In December 1950, the Helgoland Affair came to a head. Helgoland was a German island, which the English intended to bomb in order to destroy it completely. They disliked the idea of a German island so close to England itself. On 27 December, Löwenstein and the Minnesotan Larson went to Helgoland. They planned a peaceful occupation of the island to prevent it from being destroyed. Two students from Heidelberg came along. To find a boat which would take them out to the island from Cuxhafen was more than difficult. They took the lighthouse, which was the best preserved building on the island, as their shelter. They brought a radio with them to be able to follow the news. Of course, the press got wind of their plan and actually one day before they left for the island the newspapers reported that they were on Helgoland already. The British army was not overwhelming impressed by that and admitted that they would have continued their bombing if not the American Larson would have been there. Getting the Americans involved was too risky for them. A few days after their arrival, reporters arrived as well as others who also wanted to protect the island.

Not long after Larson left the island, a British marine boat left for Helgoland. On board were German policemen as well as British soldiers. Löwenstein negotiated with the British and negotiated a settlement in which the island would remain German territory and untouched by the British. He and his followers left the island on the British ship.

In July 1951, Hubertus became involved once more in a political adventure. He now advocated for the Saar to remain  German territory. Again he was arrested in the Saarbrücken, for holding illegal open air meetings. A second time, his friend Larson saved him by informing the press in Marburg Germany, which lead to Löwenstein’s discharge. In October 1955, a referendum defined that the Saar was and remained a German state.

In 1952, Hubertus moved to Munich after being hired as editor for the southern German newspaper, Die Zeit. That year he also finished his book Streseman: The German Destiny in the Mirror of His Life. Writing this book was very important to him, as well as meeting with Stresemann’s family, whom he had previously met in exile.

From 1953 till 1957, Löwenstein was a member of the German parliament. He was there as a member of the liberal FDP (Free Democratic Party). He was on the committees of Foreign Affairs, All German Questions, and Berlin and Youth affairs. In 1957 he left this party and instead joined the DP (German Party), because he disagreed with the FDP’s voting against joining NATO in 1956.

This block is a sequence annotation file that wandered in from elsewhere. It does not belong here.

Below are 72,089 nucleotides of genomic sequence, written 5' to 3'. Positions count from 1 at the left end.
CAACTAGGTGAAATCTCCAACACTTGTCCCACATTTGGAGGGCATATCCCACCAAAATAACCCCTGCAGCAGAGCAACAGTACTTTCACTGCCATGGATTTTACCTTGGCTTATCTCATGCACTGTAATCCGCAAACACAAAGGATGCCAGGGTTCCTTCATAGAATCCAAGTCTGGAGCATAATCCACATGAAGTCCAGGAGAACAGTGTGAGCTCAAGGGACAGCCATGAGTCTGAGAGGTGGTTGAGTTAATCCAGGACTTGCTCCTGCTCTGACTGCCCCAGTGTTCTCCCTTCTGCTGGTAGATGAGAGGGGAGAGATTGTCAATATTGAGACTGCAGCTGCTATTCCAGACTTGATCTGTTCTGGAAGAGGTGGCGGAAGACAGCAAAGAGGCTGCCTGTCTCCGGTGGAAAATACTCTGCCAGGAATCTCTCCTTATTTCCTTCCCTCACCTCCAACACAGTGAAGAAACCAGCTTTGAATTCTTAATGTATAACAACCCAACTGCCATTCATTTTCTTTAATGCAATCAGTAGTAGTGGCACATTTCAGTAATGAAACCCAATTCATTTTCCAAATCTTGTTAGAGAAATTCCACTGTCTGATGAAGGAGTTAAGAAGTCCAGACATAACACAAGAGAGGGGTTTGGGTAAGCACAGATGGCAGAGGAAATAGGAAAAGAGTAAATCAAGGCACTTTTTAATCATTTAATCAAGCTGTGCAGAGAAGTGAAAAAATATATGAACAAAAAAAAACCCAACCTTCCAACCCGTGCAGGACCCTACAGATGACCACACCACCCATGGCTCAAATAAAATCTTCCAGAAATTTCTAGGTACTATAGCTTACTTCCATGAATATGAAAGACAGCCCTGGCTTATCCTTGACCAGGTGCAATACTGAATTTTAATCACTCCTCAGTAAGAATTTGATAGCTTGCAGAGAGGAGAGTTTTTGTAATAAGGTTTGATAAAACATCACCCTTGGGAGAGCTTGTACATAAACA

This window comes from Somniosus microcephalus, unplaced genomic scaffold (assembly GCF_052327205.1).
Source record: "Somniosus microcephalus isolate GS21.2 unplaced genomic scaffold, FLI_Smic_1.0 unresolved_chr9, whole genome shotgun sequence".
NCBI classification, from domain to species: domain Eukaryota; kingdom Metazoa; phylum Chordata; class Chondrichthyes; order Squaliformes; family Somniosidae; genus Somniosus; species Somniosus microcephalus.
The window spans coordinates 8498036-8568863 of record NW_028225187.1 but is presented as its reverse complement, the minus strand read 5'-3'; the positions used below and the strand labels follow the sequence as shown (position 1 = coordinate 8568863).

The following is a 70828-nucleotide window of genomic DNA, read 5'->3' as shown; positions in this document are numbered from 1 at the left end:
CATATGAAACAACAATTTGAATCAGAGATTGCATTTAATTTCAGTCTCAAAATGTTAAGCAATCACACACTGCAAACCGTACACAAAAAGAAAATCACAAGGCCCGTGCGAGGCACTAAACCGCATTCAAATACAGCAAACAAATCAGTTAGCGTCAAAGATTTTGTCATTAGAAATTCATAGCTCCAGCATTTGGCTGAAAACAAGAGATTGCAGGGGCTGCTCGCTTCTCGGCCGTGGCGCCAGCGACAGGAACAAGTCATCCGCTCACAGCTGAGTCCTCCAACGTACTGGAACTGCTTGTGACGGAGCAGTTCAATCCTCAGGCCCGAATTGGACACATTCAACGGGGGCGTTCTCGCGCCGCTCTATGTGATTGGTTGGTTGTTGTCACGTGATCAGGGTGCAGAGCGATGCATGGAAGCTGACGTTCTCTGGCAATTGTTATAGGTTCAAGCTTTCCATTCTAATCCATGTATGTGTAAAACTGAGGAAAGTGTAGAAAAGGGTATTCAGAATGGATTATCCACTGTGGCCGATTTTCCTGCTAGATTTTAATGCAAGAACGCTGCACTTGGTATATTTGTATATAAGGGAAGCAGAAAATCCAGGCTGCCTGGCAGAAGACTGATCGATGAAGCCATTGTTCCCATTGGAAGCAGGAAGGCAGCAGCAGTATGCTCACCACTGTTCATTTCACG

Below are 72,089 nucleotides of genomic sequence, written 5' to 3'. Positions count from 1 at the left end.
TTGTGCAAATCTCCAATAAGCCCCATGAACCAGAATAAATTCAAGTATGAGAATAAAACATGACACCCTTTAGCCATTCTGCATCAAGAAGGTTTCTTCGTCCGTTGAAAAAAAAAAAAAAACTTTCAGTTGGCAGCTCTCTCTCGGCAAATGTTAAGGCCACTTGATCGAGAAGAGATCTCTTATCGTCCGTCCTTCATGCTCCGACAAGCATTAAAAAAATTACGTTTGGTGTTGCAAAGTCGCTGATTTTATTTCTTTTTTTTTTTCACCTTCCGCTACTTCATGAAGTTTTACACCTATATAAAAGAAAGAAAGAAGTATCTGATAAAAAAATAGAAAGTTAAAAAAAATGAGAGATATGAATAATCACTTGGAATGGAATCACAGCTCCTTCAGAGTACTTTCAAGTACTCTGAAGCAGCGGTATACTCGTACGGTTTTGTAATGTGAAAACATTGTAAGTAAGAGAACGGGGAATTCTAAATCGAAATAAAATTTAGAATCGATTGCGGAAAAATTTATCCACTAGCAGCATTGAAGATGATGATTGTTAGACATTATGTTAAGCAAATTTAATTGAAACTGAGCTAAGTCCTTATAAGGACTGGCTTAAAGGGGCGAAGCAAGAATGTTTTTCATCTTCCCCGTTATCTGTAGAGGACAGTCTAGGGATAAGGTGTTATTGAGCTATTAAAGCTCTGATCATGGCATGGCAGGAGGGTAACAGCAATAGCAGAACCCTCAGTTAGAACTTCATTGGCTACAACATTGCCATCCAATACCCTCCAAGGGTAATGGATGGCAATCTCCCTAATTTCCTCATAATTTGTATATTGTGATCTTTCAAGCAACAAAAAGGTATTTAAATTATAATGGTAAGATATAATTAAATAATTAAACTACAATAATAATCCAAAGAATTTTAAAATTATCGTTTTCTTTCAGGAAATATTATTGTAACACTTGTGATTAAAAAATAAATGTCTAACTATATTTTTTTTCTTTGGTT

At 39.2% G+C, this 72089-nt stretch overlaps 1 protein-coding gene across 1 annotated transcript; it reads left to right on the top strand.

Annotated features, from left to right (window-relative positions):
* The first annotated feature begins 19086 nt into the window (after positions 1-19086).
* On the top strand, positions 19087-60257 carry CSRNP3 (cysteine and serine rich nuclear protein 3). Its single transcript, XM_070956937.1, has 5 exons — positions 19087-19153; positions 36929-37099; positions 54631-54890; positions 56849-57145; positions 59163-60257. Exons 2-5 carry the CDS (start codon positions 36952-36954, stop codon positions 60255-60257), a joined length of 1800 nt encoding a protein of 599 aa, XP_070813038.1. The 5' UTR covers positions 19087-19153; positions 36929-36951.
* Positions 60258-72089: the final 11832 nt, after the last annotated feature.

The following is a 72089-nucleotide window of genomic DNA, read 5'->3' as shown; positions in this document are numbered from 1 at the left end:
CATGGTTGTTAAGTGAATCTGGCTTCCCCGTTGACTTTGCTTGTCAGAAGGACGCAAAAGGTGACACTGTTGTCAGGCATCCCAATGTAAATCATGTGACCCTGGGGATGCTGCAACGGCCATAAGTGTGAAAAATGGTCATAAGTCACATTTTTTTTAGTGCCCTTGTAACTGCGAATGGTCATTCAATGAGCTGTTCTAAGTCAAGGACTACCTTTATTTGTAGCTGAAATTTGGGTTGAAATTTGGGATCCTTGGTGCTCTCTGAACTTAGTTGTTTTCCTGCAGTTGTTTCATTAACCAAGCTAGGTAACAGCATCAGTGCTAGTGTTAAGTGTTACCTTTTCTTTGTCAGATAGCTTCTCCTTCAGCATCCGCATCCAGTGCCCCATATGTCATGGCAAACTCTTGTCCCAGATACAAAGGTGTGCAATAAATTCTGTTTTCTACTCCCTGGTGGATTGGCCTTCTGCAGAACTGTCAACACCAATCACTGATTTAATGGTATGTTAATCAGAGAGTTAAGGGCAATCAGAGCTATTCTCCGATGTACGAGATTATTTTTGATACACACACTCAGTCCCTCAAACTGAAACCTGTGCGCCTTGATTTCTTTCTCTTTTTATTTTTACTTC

In October 1957, following his career as a member of parliament, he got involved in what was probably his most dangerous political adventure. He left for Budapest following a successful revolution by the Hungarians against the Soviets. He wanted to strengthen the ties between the German government and the new Hungarian leaders. Unfortunately the Soviets acted against him in November and now Larson’s warning phone call from Wiesbaden was too late. Löwenstein and Zühlsdorff were arrested when they tried to flee. Löwenstein’s diplomatic passport was taken away and given back when he was finally set free with the help of the French embassy. This embassy, the only one still existing in Budapest, managed to bring Löwenstein, Zühlsdorff and many other people of different nationalities out of the country, which was now at war with Russia.

In December that year he and Zühlsdorff decided to write a book about NATO. They visited Greece for their research, which was enduring a civil war at this time, the USA, and Asia. Konrad Adenauer agreed to write the introduction to their book.

an article about the Prinz in Manchester Guardian Weekly, vol. 98, no. 15, 11 April 11 1968

From 1958 till 1973 Hubertus functioned as a special advisor on international affairs for the German government. He continuously travelled the world to lecture, study and interpret in order to support the new government. In 1973 he also became the head of the Free German Authors Association. His guiding idea in the post war times was that of a United Europe, with national self-reliance and cultural preservation, but also a united market.

On his class reunion in 1965 he felt like an outsider among his former classmates who all had clearly-defined positions. [xxiii] He felt like leaving again when materialism was ruling democracy and when Neo-Nazis showed up, but as long as he was able to fight these powers in Germany he stayed. [xxiv] He believed in the youth and knew that the new generation was not responsible for what the older one did. [xxv]

According to The New York Times, Hubertus died on 28 November 1984 at the age of 78, suffering from peritonitis. [xxvi]

His articles were published in TAZ, Basler Nationalzeitung, Spectator, Contemporary Review, New York Times, Herald Tribune, Atlantic Monthly, Commonwealth, American Mercury, Die Welt, Frankfurter Allgemeine Zeitung, Die Zeit, Das Parlament, and Rheinischer Merkur—among others. [xxvii]    

[i] Prince Hubertus zu Löwenstein, Towards The Further Shore, London 1968 p. 164

[ii] Löwenstein, Towards The Further Shore, p.19

[iii] Ebenda, p. 108

[iv] ebenda p.70

[v] ebenda p. 80-81

[vi] Scotland on Sunday

[vii] Löwenstein, Towards The Further Shore, p.85

[viii] Volkmar Zühlsdorff, In Begleitung Meiner Zeit. Essays- Erinnerungen- Dokumente, Munich 1998, p.168

[ix] Löwenstein, Towards The Further Shore, p.88

[x] Zühlsdorff, In Begleitung meiner Zeit, p.169/170, Löwenstein Towards The Further Shore, p. 105

[xi] Zühlsdorff, In Begleitung Meiner Zeit, p. 170

[xii] Scotland Sunday

[xiii] Löwenstein, Towards the Further Shore, p. 126

[xiv] Scotland

[xv] Zühlsdorff, p.170

[xvi] Löwenstein, Towards The Further Shore, p. 256

[xvii] Ebenda, p. 261

[xviii] Ebenda, p. 11

[xix] Ebenda, p.9

[xx] Löwenstein, Towards The Further Shore, p. 11

[xxi] times

[xxii] Löwenstein, Towards The Further Shore, p.317

[xxiii] Löwenstein, Towards The Further Shore, p. 46

[xxiv] Ebenda, p.12

[xxv] Ebenda, p. 405

[xxvi] times

[xxvii] Zühlsdorff, p.166